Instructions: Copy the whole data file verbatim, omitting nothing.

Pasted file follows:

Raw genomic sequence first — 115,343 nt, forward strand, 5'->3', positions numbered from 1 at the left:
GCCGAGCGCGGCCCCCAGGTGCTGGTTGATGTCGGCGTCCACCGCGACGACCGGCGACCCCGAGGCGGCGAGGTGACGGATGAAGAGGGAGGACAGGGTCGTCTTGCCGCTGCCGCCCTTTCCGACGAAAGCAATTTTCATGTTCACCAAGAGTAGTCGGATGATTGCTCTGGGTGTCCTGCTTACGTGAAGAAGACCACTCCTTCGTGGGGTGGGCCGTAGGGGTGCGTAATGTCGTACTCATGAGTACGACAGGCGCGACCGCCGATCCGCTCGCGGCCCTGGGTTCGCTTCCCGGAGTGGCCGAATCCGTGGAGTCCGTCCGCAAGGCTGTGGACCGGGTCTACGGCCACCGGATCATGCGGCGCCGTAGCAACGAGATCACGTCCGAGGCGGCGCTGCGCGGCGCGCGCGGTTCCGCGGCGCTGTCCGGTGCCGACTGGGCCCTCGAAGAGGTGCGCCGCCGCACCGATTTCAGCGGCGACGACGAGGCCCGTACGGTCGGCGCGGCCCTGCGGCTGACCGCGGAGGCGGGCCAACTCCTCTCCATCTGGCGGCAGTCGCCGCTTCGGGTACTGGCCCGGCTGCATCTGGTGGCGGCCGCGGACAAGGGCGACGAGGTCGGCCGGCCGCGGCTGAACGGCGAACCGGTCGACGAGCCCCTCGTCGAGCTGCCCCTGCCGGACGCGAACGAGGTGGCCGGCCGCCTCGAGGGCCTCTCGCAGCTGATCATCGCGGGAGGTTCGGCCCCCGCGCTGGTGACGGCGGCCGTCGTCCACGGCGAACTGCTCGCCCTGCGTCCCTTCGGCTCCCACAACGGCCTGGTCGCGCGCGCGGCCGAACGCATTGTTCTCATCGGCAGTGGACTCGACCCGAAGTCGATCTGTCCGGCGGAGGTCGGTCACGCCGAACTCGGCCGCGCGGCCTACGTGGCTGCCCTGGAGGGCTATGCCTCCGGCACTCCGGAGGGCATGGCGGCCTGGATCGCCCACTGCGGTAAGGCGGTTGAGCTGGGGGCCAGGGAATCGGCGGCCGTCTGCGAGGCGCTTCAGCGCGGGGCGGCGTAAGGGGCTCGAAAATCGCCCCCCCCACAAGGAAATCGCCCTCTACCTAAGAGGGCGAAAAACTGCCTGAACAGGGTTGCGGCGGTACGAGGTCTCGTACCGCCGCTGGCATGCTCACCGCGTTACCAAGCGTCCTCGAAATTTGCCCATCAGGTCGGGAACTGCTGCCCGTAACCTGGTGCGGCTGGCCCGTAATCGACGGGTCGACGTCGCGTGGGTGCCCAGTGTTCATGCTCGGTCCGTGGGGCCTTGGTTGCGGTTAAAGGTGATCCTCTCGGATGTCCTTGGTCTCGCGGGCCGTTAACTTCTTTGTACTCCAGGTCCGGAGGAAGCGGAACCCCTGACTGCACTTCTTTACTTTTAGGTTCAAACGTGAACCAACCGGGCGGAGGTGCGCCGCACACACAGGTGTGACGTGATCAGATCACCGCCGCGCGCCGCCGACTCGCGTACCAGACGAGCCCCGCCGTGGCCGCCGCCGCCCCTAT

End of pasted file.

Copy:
Raw genomic sequence first — 115,343 nt, forward strand, 5'->3', positions numbered from 1 at the left:
GCCGAGCGCGGCCCCCAGGTGCTGGTTGATGTCGGCGTCCACCGCGACGACCGGCGACCCCGAGGCGGCGAGGTGACGGATGAAGAGGGAGGACAGGGTCGTCTTGCCGCTGCCGCCCTTTCCGACGAAAGCAATTTTCATGTTCACCAAGAGTAGTCGGATGATTGCTCTGGGTGTCCTGCTTACGTGAAGAAGACCACTCCTTCGTGGGGTGGGCCGTAGGGGTGCGTAATGTCGTACTCATGAGTACGACAGGCGCGACCGCCGATCCGCTCGCGGCCCTGGGTTCGCTTCCCGGAGTGGCCGAATCCGTGGAGTCCGTCCGCAAGGCTGTGGACCGGGTCTACGGCCACCGGATCATGCGGCGCCGTAGCAACGAGATCACGTCCGAGGCGGCGCTGCGCGGCGCGCGCGGTTCCGCGGCGCTGTCCGGTGCCGACTGGGCCCTCGAAGAGGTGCGCCGCCGCACCGATTTCAGCGGCGACGACGAGGCCCGTACGGTCGGCGCGGCCCTGCGGCTGACCGCGGAGGCGGGCCAACTCCTCTCCATCTGGCGGCAGTCGCCGCTTCGGGTACTGGCCCGGCTGCATCTGGTGGCGGCCGCGGACAAGGGCGACGAGGTCGGCCGGCCGCGGCTGAACGGCGAACCGGTCGACGAGCCCCTCGTCGAGCTGCCCCTGCCGGACGCGAACGAGGTGGCCGGCCGCCTCGAGGGCCTCTCGCAGCTGATCATCGCGGGAGGTTCGGCCCCCGCGCTGGTGACGGCGGCCGTCGTCCACGGCGAACTGCTCGCCCTGCGTCCCTTCGGCTCCCACAACGGCCTGGTCGCGCGCGCGGCCGAACGCATTGTTCTCATCGGCAGTGGACTCGACCCGAAGTCGATCTGTCCGGCGGAGGTCGGTCACGCCGAACTCGGCCGCGCGGCCTACGTGGCTGCCCTGGAGGGCTATGCCTCCGGCACTCCGGAGGGCATGGCGGCCTGGATCGCCCACTGCGGTAAGGCGGTTGAGCTGGGGGCCAGGGAATCGGCGGCCGTCTGCGAGGCGCTTCAGCGCGGGGCGGCGTAAGGGGCTCGAAAATCGCCCCCCCCACAAGGAAATCGCCCTCTACCTAAGAGGGCGAAAAACTGCCTGAACAGGGTTGCGGCGGTACGAGGTCTCGTACCGCCGCTGGCATGCTCACCGCGTTACCAAGCGTCCTCGAAATTTGCCCATCAGGTCGGGAACTGCTGCCCGTAACCTGGTGCGGCTGGCCCGTAATCGACGGGTCGACGTCGCGTGGGTGCCCAGTGTTCATGCTCGGTCCGTGGGGCCTTGGTTGCGGTTAAAGGTGATCCTCTCGGATGTCCTTGGTCTCGCGGGCCGTTAACTTCTTTGTACTCCAGGTCCGGAGGAAGCGGAACCCCTGACTGCACTTCTTTACTTTTAGGTTCAAACGTGAACCAACCGGGCGGAGGTGCGCCGCACACACAGGTGTGACGTGATCAGATCACCGCCGCGCGCCGCCGACTCGCGTACCAGACGAGCCCCGCCGTGGCCGCCGCCGCCCCTAT